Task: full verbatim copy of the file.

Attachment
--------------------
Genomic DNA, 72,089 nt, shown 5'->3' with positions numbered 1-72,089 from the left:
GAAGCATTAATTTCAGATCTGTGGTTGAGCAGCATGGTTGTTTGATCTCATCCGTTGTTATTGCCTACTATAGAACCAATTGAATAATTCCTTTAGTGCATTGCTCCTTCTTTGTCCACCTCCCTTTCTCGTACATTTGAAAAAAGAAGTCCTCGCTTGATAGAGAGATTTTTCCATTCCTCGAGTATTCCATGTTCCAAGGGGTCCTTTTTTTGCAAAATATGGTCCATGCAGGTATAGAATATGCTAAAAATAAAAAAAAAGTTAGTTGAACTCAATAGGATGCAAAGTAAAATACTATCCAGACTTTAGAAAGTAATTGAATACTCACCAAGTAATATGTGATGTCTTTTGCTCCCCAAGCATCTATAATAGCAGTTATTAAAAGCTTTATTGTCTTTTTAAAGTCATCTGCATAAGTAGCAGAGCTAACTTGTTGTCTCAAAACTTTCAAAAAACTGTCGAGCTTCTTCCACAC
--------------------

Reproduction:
Genomic DNA, 72,089 nt, shown 5'->3' with positions numbered 1-72,089 from the left:
GAAGCATTAATTTCAGATCTGTGGTTGAGCAGCATGGTTGTTTGATCTCATCCGTTGTTATTGCCTACTATAGAACCAATTGAATAATTCCTTTAGTGCATTGCTCCTTCTTTGTCCACCTCCCTTTCTCGTACATTTGAAAAAAGAAGTCCTCGCTTGATAGAGAGATTTTTCCATTCCTCGAGTATTCCATGTTCCAAGGGGTCCTTTTTTTGCAAAATATGGTCCATGCAGGTATAGAATATGCTAAAAATAAAAAAAAAGTTAGTTGAACTCAATAGGATGCAAAGTAAAATACTATCCAGACTTTAGAAAGTAATTGAATACTCACCAAGTAATATGTGATGTCTTTTGCTCCCCAAGCATCTATAATAGCAGTTATTAAAAGCTTTATTGTCTTTTTAAAGTCATCTGCATAAGTAGCAGAGCTAACTTGTTGTCTCAAAACTTTCAAAAAACTGTCGAGCTTCTTCCACAC